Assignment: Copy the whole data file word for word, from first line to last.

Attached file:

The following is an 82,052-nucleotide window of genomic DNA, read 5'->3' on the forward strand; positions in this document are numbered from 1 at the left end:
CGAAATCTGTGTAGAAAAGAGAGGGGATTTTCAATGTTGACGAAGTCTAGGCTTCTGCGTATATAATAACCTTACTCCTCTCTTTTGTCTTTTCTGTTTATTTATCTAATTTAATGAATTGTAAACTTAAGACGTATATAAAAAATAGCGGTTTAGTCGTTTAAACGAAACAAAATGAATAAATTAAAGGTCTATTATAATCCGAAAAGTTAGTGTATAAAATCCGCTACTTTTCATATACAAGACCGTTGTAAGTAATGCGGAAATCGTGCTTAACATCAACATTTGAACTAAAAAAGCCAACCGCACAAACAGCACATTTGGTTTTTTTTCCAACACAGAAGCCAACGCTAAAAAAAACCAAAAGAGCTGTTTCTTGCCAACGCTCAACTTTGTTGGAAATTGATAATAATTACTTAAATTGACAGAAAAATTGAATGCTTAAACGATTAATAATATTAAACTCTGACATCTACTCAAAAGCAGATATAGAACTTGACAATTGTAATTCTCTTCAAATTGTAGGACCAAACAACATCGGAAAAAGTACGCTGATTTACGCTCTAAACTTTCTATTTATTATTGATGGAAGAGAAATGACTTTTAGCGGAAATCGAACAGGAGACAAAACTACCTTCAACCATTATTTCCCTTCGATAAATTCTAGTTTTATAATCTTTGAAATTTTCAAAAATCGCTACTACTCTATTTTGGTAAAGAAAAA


The following is an 82,052-nucleotide window of genomic DNA, read 5'->3' on the forward strand; positions in this document are numbered from 1 at the left end:
CGAAATCTGTGTAGAAAAGAGAGGGGATTTTCAATGTTGACGAAGTCTAGGCTTCTGCGTATATAATAACCTTACTCCTCTCTTTTGTCTTTTCTGTTTATTTATCTAATTTAATGAATTGTAAACTTAAGACGTATATAAAAAATAGCGGTTTAGTCGTTTAAACGAAACAAAATGAATAAATTAAAGGTCTATTATAATCCGAAAAGTTAGTGTATAAAATCCGCTACTTTTCATATACAAGACCGTTGTAAGTAATGCGGAAATCGTGCTTAACATCAACATTTGAACTAAAAAAGCCAACCGCACAAACAGCACATTTGGTTTTTTTTCCAACACAGAAGCCAACGCTAAAAAAAACCAAAAGAGCTGTTTCTTGCCAACGCTCAACTTTGTTGGAAATTGATAATAATTACTTAAATTGACAGAAAAATTGAATGCTTAAACGATTAATAATATTAAACTCTGACATCTACTCAAAAGCAGATATAGAACTTGACAATTGTAATTCTCTTCAAATTGTAGGACCAAACAACATCGGAAAAAGTACGCTGATTTACGCTCTAAACTTTCTATTTATTATTGATGGAAGAGAAATGACTTTTAGCGGAAATCGAACAGGAGACAAAACTACCTTCAACCATTATTTCCCTTCGATAAATTCTAGTTTTATAATCTTTGAAATTTTCAAAAATCGCTACTACTCTATTTTGGTAAAGAAAAA